How many people have special memories of grandparents? I do! My grandparents lived in a country farmhouse with outbuildings, gardens, and lots of wooded acreage. Grand memories are inspired when I think of times spent with my “grand”parents. They lived over an hour away which never stopped us from visiting nearly every weekend. Back in the day, an hour drive “seemed” like a lot more than it does today because traveling long distance was not as common. Nonetheless, I have a multitude of memories from childhood about time at Grandpa and Grandma’s!
I have become increasingly appreciative to my parents for making Sunday grandparent visits a priority. Of course, it wasn’t all sacrificial since they benefited from the fellowship as well. They played games, went snowmobiling, and fellowshipped with their siblings while all us kids played with Grandpa, Grandma, and cousins. But there was some sacrifice involved because the fun and fellowship was followed up by a long, tiring Monday. We would usually head up to Grandpa and Grandma’s after early worship service arriving in time for mom to help get everything out for the noon meal with extended family. Grandpa always made the meat and gravy, Grandma the potatoes, and everyone else brought a dish to pass; casseroles, vegetables, salads, buns, desserts, and candy. We were never short of food!
Once the meal was over everyone got busy playing. The guys went upstairs to play cards or outside snowmobiling, playing basketball, baseball, or some other activity. UNLESS, there was Minnesota Vikings football or Twins baseball games being broadcast which took precedence over all else as the men sat in the living room watching a “small screen” television while the rest of us enjoyed the yelling all afternoon. If it was really nice outside, the guys would break away from the television and play with us kids, but the radio accompanied them so we could listen to the announcer blasting away and the uncles could continue their outbursts of “For CRYING OUT LOUD, what are they doing!!!!”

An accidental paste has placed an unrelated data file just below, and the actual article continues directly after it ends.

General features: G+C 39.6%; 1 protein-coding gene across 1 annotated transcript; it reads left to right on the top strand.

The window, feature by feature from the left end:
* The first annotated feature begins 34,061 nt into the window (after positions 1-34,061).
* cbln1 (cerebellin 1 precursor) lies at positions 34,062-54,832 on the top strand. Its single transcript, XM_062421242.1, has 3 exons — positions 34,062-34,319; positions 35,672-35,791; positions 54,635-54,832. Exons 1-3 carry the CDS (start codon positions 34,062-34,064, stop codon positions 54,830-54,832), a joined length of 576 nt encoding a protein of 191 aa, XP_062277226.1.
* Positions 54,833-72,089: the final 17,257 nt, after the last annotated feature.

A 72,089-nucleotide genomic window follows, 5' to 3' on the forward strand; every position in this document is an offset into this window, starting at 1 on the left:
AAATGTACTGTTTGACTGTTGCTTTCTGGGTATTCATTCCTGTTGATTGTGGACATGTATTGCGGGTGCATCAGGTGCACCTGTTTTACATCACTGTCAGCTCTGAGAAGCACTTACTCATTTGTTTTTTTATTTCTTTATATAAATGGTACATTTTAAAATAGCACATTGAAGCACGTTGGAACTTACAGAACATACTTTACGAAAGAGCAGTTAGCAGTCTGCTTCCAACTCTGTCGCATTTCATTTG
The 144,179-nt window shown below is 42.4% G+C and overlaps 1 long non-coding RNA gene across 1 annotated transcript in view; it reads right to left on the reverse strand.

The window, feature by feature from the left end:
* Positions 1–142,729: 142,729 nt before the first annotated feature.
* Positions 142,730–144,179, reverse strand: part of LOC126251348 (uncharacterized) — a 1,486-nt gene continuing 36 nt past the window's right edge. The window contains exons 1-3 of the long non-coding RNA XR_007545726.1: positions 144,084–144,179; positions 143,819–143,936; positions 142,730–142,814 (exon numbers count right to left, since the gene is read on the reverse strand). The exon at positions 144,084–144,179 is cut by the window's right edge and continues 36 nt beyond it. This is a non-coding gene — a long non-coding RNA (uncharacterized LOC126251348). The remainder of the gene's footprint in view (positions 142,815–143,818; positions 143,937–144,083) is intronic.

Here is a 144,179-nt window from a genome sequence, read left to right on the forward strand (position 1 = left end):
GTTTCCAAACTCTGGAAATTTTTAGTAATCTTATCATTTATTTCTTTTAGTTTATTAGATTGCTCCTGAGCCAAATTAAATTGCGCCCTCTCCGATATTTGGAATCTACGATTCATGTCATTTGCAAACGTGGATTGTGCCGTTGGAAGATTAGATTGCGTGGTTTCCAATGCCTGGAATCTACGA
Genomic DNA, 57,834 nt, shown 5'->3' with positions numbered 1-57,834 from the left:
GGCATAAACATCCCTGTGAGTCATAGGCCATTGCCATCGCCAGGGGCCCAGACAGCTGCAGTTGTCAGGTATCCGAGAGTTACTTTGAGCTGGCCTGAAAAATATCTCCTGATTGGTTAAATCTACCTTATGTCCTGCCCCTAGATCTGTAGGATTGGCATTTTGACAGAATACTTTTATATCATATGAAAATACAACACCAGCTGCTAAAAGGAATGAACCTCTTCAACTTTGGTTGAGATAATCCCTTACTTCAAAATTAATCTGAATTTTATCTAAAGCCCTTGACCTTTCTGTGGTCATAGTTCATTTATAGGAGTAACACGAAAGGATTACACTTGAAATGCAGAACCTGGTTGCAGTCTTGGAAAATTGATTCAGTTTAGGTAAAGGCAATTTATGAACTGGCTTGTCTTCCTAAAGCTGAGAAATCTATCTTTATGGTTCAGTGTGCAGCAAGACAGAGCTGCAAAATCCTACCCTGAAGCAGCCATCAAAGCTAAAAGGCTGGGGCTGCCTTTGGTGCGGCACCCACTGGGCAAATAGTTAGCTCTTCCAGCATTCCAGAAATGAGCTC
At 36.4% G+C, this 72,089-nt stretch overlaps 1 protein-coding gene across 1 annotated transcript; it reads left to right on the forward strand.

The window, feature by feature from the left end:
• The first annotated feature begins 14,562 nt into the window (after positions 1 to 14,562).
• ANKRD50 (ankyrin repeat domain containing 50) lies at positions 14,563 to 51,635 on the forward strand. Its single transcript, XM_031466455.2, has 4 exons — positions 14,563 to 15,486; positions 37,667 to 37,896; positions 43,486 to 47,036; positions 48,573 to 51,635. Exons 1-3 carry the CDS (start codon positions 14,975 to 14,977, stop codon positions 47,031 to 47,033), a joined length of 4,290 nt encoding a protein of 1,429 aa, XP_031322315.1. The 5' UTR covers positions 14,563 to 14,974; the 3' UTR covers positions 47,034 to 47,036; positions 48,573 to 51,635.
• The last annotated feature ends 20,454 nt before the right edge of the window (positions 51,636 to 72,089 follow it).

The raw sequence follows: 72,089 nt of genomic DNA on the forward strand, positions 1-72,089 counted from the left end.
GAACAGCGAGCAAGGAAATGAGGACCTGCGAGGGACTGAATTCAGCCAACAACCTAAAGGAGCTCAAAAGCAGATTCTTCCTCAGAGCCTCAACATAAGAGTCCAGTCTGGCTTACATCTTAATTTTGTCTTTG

The women did what women do – talk! (I can say that – I’m a woman!) Most of my aunts did enjoy snowmobiling and games as well, but also threw crafts into the mix, as well as long walks and frisbee. But no matter what they were doing there was a constant flow of conversation. Our job as children was to get into as much trouble as possible without getting caught. We explored and got into all of Grandpa and Grandma’s things, digging into every drawer, crook, cranny, and crevice making sure we returned things EXACTLY how we found them (or so we thought). We had our favorite games and activities that were exclusively reserved for weekends at Grandpa and Grandma’s. We rarely asked permission which led to lots of lectures and disciplinary action. But my, did we have fun!
After all the play, we went back to the kitchen where Grandpa and Grandma and a few aunts had stayed “in” to prepare an evening meal with all the leftovers plus a few “new” goodies. This of course was after “snacking” the entire afternoon. But like I said, shortage of food was never an issue, nor was the fun or fellowship. Most Sundays, there was much more entertainment after the evening meal, but never before we sat together while Grandpa and my Uncle Sonny read the Bible along with a devotion with the family. What a legacy they created for me and my cousins to which I am thankful beyond words!